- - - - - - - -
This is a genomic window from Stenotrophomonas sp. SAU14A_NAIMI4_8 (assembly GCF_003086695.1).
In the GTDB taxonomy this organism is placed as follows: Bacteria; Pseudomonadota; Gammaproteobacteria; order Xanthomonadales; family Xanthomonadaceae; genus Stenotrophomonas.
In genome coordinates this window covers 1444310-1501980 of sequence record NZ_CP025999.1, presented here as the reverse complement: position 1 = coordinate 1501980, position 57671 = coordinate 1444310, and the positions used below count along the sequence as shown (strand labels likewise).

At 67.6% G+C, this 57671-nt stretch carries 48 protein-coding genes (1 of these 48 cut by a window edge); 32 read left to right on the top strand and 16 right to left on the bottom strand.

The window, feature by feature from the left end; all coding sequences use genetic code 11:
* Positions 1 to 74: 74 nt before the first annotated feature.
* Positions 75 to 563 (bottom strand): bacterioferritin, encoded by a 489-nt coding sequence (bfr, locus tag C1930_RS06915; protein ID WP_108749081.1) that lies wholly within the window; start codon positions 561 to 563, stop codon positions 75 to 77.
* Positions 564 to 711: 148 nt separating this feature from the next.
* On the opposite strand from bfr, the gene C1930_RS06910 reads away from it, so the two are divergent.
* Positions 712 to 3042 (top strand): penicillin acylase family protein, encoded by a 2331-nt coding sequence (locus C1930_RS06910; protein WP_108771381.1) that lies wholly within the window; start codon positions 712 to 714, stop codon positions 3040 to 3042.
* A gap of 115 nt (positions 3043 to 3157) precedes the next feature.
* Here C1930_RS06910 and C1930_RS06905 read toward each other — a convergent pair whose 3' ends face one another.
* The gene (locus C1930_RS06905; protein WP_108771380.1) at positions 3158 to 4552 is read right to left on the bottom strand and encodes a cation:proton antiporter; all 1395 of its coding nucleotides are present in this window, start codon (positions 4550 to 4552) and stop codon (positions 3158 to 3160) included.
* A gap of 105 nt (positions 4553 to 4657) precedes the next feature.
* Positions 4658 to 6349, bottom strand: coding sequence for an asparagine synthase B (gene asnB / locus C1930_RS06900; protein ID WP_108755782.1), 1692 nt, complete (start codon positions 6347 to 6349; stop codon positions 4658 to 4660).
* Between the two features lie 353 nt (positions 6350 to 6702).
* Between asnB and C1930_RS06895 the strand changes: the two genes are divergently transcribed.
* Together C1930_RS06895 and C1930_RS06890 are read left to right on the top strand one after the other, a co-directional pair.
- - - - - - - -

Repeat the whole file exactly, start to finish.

This is a genomic window from Stenotrophomonas sp. SAU14A_NAIMI4_8 (assembly GCF_003086695.1).
In the GTDB taxonomy this organism is placed as follows: Bacteria; Pseudomonadota; Gammaproteobacteria; order Xanthomonadales; family Xanthomonadaceae; genus Stenotrophomonas.
In genome coordinates this window covers 1444310-1501980 of sequence record NZ_CP025999.1, presented here as the reverse complement: position 1 = coordinate 1501980, position 57671 = coordinate 1444310, and the positions used below count along the sequence as shown (strand labels likewise).

At 67.6% G+C, this 57671-nt stretch carries 48 protein-coding genes (1 of these 48 cut by a window edge); 32 read left to right on the top strand and 16 right to left on the bottom strand.

The window, feature by feature from the left end; all coding sequences use genetic code 11:
* Positions 1 to 74: 74 nt before the first annotated feature.
* Positions 75 to 563 (bottom strand): bacterioferritin, encoded by a 489-nt coding sequence (bfr, locus tag C1930_RS06915; protein ID WP_108749081.1) that lies wholly within the window; start codon positions 561 to 563, stop codon positions 75 to 77.
* Positions 564 to 711: 148 nt separating this feature from the next.
* On the opposite strand from bfr, the gene C1930_RS06910 reads away from it, so the two are divergent.
* Positions 712 to 3042 (top strand): penicillin acylase family protein, encoded by a 2331-nt coding sequence (locus C1930_RS06910; protein WP_108771381.1) that lies wholly within the window; start codon positions 712 to 714, stop codon positions 3040 to 3042.
* A gap of 115 nt (positions 3043 to 3157) precedes the next feature.
* Here C1930_RS06910 and C1930_RS06905 read toward each other — a convergent pair whose 3' ends face one another.
* The gene (locus C1930_RS06905; protein WP_108771380.1) at positions 3158 to 4552 is read right to left on the bottom strand and encodes a cation:proton antiporter; all 1395 of its coding nucleotides are present in this window, start codon (positions 4550 to 4552) and stop codon (positions 3158 to 3160) included.
* A gap of 105 nt (positions 4553 to 4657) precedes the next feature.
* Positions 4658 to 6349, bottom strand: coding sequence for an asparagine synthase B (gene asnB / locus C1930_RS06900; protein ID WP_108755782.1), 1692 nt, complete (start codon positions 6347 to 6349; stop codon positions 4658 to 4660).
* Between the two features lie 353 nt (positions 6350 to 6702).
* Between asnB and C1930_RS06895 the strand changes: the two genes are divergently transcribed.
* Together C1930_RS06895 and C1930_RS06890 are read left to right on the top strand one after the other, a co-directional pair.